After PBS Run, ‘Moundsville’ Goes Free on YouTube

Dave and I never dreamed our movie about a classic American town, made with a $4,000 grant from the Greater Pittsburgh Arts Council, would end up on 338 PBS stations or that this site would find a mass audience.

We think the film and the site have spoken to people because they tell important truths about the lived experience of people and American economic history during a fractious, complicated time.

We want to keep the film available to audiences after our three-year deal with PBS ran out this spring, so we decided to move Moundsville to (free) Youtube.

We hope it will continue to stimulate and engage students, teachers, journalists, policymakers and citizens curious about American industrial history, race in Appalachia, Native burial mounds, West Virginia, WalMart, ghost tourism, small towns, and the history of toys.

We screened the film in Pittsburgh last week, at WQED, the public television station that was home to Mr. Rogers and his neighborhood. Gene Saunders, the former mayor of Moundsville, and his wife Ellen, drove up to attend and take questions from the audience. We got a good crowd and after the screening talked about the film and the town for over half-an-hour.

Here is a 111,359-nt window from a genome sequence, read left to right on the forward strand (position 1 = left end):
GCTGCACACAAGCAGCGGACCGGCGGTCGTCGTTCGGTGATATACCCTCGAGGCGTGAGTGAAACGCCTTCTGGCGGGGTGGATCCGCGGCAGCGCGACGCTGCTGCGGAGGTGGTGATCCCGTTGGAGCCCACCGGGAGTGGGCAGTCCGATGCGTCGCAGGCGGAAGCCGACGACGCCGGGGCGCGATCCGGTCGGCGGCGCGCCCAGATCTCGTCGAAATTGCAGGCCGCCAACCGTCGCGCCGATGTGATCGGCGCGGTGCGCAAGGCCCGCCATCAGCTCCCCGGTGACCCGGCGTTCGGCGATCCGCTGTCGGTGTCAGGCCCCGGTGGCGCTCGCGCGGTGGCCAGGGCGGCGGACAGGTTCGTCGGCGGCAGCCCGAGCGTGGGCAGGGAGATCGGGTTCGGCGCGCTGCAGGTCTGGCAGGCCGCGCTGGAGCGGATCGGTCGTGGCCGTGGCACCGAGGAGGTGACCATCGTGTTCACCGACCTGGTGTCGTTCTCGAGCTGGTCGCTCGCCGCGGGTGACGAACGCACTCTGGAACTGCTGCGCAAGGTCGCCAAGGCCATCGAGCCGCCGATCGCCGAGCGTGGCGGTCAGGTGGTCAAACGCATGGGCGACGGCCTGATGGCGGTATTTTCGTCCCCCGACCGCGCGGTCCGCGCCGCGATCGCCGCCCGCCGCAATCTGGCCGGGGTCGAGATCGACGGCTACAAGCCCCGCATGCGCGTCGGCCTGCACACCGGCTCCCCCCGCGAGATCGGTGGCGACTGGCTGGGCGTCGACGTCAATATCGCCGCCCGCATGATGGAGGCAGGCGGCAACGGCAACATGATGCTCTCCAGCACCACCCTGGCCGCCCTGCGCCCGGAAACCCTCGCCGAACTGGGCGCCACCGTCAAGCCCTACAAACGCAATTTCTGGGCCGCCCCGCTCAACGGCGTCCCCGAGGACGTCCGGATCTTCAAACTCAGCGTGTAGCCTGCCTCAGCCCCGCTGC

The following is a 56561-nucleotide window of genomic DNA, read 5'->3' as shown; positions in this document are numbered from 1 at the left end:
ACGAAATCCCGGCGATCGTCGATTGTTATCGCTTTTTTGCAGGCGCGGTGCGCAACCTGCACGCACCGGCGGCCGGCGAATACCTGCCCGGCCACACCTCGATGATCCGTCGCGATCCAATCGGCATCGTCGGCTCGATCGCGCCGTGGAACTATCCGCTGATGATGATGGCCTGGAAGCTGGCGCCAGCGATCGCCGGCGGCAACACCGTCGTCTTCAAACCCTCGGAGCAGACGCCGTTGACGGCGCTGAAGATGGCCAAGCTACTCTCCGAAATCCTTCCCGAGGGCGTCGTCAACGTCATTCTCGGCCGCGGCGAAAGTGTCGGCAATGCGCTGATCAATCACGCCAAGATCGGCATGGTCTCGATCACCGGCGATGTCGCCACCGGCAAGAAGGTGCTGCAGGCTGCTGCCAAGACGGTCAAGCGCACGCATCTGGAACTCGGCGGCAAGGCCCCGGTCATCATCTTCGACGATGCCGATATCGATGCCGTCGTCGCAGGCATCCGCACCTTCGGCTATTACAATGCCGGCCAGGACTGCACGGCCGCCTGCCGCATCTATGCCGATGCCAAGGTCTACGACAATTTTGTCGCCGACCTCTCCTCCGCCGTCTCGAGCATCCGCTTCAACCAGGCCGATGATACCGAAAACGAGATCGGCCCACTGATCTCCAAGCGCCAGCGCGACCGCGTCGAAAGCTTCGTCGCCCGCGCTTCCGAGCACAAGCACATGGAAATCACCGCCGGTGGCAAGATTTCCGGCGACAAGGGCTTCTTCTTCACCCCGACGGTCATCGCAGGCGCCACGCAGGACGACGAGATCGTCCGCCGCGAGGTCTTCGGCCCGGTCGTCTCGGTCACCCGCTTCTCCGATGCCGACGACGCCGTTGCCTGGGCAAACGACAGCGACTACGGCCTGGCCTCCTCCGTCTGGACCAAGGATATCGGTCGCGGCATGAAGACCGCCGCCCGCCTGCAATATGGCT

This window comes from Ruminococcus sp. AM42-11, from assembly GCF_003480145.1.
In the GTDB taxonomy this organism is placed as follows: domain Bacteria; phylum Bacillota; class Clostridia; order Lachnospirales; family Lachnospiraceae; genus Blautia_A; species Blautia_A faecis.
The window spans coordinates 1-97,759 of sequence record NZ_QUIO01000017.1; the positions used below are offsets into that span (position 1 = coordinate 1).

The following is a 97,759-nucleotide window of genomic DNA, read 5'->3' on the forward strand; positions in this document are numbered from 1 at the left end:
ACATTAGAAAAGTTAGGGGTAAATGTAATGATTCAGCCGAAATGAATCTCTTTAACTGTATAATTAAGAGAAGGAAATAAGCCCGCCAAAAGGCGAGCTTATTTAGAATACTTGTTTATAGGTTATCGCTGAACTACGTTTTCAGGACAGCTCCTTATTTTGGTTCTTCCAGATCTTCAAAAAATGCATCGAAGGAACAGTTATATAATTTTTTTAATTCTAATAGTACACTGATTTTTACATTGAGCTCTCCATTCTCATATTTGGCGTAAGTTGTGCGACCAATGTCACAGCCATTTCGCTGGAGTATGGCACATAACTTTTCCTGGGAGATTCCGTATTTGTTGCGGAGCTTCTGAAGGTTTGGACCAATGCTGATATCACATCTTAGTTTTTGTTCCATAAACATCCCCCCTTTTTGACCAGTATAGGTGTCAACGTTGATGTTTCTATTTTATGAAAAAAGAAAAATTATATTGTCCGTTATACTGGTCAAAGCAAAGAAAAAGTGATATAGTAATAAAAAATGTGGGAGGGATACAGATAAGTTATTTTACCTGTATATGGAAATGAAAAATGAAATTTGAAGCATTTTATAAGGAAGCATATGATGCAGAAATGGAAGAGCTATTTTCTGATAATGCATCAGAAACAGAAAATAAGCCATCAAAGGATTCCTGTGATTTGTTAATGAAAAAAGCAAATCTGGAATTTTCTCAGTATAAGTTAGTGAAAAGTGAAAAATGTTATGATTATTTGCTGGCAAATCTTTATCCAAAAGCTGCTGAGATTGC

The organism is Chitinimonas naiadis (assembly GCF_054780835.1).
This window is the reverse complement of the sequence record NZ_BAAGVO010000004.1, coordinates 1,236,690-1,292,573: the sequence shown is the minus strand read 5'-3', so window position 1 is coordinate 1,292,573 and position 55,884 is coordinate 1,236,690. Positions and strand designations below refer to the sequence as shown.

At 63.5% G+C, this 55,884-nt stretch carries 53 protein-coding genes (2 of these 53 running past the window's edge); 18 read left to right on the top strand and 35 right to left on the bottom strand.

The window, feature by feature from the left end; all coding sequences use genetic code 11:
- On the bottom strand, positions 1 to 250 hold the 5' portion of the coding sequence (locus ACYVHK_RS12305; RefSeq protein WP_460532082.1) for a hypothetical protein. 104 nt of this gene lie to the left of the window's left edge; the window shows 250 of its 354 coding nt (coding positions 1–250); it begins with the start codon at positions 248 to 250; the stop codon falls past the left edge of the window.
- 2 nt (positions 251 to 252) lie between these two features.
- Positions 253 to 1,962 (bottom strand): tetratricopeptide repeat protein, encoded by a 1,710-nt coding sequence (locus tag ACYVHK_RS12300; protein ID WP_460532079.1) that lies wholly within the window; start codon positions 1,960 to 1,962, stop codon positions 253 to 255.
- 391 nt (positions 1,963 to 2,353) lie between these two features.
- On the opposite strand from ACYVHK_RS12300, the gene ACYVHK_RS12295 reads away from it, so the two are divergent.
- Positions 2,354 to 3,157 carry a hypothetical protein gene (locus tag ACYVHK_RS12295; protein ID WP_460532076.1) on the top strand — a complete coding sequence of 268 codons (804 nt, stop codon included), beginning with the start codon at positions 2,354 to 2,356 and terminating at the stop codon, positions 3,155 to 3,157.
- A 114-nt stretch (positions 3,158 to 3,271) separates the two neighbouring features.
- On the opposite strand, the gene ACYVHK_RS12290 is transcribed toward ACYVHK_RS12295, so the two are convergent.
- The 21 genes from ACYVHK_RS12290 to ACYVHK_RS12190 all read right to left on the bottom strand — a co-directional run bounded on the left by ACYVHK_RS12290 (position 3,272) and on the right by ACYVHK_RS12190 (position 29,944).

As for the site, I’ve been taking a break as I work on my first book, about Earl Weaver and the role of the manager for Simon&Schuster. I’m going to keep it going, keep it free, and write when I can, and I welcome contributions.

Dave has been his usual busy self. His new documentary, “Point of Beginning,” about the studio practice of artist Zoë Welsh, premieres at the end of June 2023, and he just released new records from his bands Watererer and How Things Are Made.

John W. Miller

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